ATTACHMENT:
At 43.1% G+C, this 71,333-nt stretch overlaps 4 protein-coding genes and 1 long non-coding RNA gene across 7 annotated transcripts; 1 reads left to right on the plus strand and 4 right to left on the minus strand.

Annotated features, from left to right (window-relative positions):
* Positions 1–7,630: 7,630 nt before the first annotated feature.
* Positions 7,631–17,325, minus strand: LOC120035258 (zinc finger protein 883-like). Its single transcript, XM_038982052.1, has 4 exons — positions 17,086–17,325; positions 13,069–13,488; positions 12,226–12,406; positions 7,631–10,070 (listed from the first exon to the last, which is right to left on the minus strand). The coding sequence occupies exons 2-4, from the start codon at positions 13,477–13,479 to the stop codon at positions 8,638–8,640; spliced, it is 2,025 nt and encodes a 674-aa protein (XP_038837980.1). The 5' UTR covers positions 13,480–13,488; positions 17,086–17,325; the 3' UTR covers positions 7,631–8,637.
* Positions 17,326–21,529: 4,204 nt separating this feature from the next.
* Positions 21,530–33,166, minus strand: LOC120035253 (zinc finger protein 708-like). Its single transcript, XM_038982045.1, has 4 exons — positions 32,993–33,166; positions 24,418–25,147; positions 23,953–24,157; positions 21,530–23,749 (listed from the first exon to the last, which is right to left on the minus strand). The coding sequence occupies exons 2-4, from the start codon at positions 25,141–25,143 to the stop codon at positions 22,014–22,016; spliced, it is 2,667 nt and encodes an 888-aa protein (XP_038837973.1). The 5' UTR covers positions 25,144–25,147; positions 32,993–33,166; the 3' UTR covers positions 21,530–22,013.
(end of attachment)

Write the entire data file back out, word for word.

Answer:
At 43.1% G+C, this 71,333-nt stretch overlaps 4 protein-coding genes and 1 long non-coding RNA gene across 7 annotated transcripts; 1 reads left to right on the plus strand and 4 right to left on the minus strand.

Annotated features, from left to right (window-relative positions):
* Positions 1–7,630: 7,630 nt before the first annotated feature.
* Positions 7,631–17,325, minus strand: LOC120035258 (zinc finger protein 883-like). Its single transcript, XM_038982052.1, has 4 exons — positions 17,086–17,325; positions 13,069–13,488; positions 12,226–12,406; positions 7,631–10,070 (listed from the first exon to the last, which is right to left on the minus strand). The coding sequence occupies exons 2-4, from the start codon at positions 13,477–13,479 to the stop codon at positions 8,638–8,640; spliced, it is 2,025 nt and encodes a 674-aa protein (XP_038837980.1). The 5' UTR covers positions 13,480–13,488; positions 17,086–17,325; the 3' UTR covers positions 7,631–8,637.
* Positions 17,326–21,529: 4,204 nt separating this feature from the next.
* Positions 21,530–33,166, minus strand: LOC120035253 (zinc finger protein 708-like). Its single transcript, XM_038982045.1, has 4 exons — positions 32,993–33,166; positions 24,418–25,147; positions 23,953–24,157; positions 21,530–23,749 (listed from the first exon to the last, which is right to left on the minus strand). The coding sequence occupies exons 2-4, from the start codon at positions 25,141–25,143 to the stop codon at positions 22,014–22,016; spliced, it is 2,667 nt and encodes an 888-aa protein (XP_038837973.1). The 5' UTR covers positions 25,144–25,147; positions 32,993–33,166; the 3' UTR covers positions 21,530–22,013.